In the water, India is considered as having one of the most powerful navies in the world, and Pakistan could make no such claim. However, Pakistan is in the process of investing millions of dollars in modernizing its navy fleet, while decommissioning ships that are somewhat out of date. The Indian Navy is also in the process of acquiring ships better suited to the possibility of future naval warfare.
As of this year the Indian navy has an estimated 67,109 personnel, more than Pakistan’s estimated 30-plus thousand personnel. In terms of equipment, the Indian navy has one aircraft carrier, 0 cruisers, 11 destroyers, 14 frigates, 15 submarines, 23 corvettes, 0 amphibious assault ships, 7 mine warfare ships, and 72 patrol ships.
The Pakistani navy has 0 aircraft carriers, 1 cruiser, 0 destroyers, 10 frigates, 8 submarines, 0 corvettes, 0 amphibious assault ships, 3 mine warfare ships, and 17 patrol ships.
Both India and Pakistan make up the nine countries with nuclear weapons, although the two countries have a small arsenal of these weapons compared to the USA and Russia, who own the vast majority of the world’s most powerful bombs.
It’s said that Pakistan may have just a few more nuclear weapons than India, owning around 110 to 130 to India’s 110 to 120. The Federation of American Scientists states that both countries’ nuclear weapons are non-operational, meaning they are retired or waiting for dismantlement. Interestingly, the last time India and Pakistan conducted a test of a nuclear weapon was the same year, 1998. One big threat to India, however, that has been a topic discussion over the last few years is Pakistan’s fast growing stockpile of tactical nuclear weapons, or TNWs. Pakistan has been developing its Hatf-9 missile, which is equipped with a nuclear warhead. India has so far declined to develop its own TNWs, but it’s unclear exactly what India’s nuclear stockpile consists of. While India has a no strike first policy, it does have a “massive retaliation” policy if it should ever be attacked.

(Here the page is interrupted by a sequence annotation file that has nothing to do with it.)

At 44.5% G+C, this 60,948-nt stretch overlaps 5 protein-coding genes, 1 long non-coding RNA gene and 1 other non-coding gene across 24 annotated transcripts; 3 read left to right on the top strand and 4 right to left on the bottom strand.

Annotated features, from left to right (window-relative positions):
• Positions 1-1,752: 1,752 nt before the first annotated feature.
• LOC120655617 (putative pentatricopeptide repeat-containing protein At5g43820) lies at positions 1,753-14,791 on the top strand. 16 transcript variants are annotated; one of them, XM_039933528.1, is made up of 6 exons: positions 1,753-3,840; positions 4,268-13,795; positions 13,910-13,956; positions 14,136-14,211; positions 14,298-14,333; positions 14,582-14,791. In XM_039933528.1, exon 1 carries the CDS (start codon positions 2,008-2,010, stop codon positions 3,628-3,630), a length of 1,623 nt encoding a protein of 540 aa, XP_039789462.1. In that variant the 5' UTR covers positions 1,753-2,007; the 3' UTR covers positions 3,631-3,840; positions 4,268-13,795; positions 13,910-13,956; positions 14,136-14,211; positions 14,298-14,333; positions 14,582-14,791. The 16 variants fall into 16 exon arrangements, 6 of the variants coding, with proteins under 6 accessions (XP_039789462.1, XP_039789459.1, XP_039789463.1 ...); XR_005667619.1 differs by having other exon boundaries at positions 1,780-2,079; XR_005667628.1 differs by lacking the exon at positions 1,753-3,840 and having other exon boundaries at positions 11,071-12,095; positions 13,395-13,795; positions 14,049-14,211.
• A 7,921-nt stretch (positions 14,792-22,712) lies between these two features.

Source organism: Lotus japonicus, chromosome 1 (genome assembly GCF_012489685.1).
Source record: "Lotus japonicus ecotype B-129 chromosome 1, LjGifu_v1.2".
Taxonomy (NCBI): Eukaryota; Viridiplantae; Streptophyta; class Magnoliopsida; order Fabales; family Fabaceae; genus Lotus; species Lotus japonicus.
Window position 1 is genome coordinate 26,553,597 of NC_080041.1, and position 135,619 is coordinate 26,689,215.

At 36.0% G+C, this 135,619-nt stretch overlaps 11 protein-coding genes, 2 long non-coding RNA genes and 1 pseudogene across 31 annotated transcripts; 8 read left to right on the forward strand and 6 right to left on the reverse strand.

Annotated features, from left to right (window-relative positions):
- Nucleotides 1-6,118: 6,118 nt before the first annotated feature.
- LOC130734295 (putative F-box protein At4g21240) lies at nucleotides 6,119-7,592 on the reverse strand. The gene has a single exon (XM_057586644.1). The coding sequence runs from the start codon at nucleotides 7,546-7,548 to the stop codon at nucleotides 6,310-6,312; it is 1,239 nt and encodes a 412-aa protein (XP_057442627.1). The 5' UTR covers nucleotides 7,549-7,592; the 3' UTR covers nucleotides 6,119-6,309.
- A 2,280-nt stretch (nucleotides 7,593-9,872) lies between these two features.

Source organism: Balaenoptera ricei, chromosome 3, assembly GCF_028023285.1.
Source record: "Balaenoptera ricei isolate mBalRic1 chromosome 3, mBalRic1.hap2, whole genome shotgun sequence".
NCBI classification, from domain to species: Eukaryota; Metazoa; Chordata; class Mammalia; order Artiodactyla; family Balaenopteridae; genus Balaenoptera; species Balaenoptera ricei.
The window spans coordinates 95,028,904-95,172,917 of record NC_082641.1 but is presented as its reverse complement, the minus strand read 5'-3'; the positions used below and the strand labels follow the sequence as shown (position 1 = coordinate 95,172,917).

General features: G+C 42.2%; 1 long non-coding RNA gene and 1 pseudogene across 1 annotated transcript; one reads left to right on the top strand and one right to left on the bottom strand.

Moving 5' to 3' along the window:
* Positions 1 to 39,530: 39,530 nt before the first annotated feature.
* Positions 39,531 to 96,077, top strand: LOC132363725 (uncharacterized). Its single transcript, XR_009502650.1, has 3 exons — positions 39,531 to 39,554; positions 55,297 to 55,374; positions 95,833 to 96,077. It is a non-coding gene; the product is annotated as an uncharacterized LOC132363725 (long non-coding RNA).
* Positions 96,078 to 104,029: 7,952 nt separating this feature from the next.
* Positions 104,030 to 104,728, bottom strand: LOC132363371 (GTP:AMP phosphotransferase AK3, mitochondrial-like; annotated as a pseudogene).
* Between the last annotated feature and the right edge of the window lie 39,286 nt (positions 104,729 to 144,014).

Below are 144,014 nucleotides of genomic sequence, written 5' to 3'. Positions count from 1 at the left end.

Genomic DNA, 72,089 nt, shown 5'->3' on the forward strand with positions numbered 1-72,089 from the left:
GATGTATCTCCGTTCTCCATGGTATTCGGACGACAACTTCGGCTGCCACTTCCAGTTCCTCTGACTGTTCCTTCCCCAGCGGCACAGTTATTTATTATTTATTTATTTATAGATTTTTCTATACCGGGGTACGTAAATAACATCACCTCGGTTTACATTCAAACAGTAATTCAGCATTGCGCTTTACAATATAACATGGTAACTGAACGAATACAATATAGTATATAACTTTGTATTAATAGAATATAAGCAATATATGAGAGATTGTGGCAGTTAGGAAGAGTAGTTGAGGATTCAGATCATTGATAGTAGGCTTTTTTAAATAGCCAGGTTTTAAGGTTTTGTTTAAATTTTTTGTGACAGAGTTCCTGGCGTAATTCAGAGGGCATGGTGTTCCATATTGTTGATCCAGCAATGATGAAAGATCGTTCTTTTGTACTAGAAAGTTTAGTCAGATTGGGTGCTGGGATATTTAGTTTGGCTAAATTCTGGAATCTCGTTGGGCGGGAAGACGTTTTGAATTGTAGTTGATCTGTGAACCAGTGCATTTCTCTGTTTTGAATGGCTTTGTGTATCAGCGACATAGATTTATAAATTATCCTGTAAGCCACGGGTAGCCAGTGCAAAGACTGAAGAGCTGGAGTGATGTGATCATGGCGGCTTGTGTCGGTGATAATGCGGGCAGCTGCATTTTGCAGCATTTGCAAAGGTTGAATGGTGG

In the event of a conflict, it’s difficult to say who India and Pakistan’s allies would be. This would depend on who launched the offensive and why. China and the U.S. are the biggest arms suppliers to Pakistan, respectively, while Russia and the U.S. are the biggest suppliers of arms to India, respectively. This, however, doesn’t necessarily reflect an alliance in times of conflict.
So, who do you think has a stronger military? India or Pakistan? Let us know why in the comments! And be sure sure to check out India vs the United States!